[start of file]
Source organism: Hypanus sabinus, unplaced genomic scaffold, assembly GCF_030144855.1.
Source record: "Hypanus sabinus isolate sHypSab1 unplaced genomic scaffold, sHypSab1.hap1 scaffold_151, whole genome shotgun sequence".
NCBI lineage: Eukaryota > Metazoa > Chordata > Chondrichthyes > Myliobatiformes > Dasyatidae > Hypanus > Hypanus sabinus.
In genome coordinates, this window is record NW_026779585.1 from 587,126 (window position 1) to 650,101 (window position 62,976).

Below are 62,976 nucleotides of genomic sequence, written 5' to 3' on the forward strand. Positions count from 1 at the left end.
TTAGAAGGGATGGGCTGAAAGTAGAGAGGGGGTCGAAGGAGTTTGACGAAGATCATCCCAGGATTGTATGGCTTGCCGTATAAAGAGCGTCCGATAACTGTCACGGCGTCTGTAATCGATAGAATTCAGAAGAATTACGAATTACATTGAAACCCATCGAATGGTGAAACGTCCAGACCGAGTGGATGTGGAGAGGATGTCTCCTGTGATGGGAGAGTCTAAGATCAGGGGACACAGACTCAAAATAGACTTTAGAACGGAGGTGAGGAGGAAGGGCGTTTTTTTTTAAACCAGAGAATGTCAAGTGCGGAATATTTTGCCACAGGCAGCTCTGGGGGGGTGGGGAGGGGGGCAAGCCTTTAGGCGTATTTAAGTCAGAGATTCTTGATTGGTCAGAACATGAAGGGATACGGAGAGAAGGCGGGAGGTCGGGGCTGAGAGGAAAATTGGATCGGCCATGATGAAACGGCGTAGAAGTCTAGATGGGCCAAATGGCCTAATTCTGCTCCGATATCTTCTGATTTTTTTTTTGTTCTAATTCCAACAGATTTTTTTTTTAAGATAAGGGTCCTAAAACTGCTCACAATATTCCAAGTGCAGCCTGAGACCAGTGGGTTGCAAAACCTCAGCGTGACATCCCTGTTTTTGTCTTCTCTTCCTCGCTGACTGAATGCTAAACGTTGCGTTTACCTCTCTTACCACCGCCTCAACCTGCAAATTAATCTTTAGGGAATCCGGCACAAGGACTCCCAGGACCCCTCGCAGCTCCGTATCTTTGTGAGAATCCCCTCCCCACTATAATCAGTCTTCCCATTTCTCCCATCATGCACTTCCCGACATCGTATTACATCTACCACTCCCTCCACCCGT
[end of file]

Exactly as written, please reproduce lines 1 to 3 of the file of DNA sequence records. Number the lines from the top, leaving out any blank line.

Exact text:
Source organism: Hypanus sabinus, unplaced genomic scaffold, assembly GCF_030144855.1.
Source record: "Hypanus sabinus isolate sHypSab1 unplaced genomic scaffold, sHypSab1.hap1 scaffold_151, whole genome shotgun sequence".
NCBI lineage: Eukaryota > Metazoa > Chordata > Chondrichthyes > Myliobatiformes > Dasyatidae > Hypanus > Hypanus sabinus.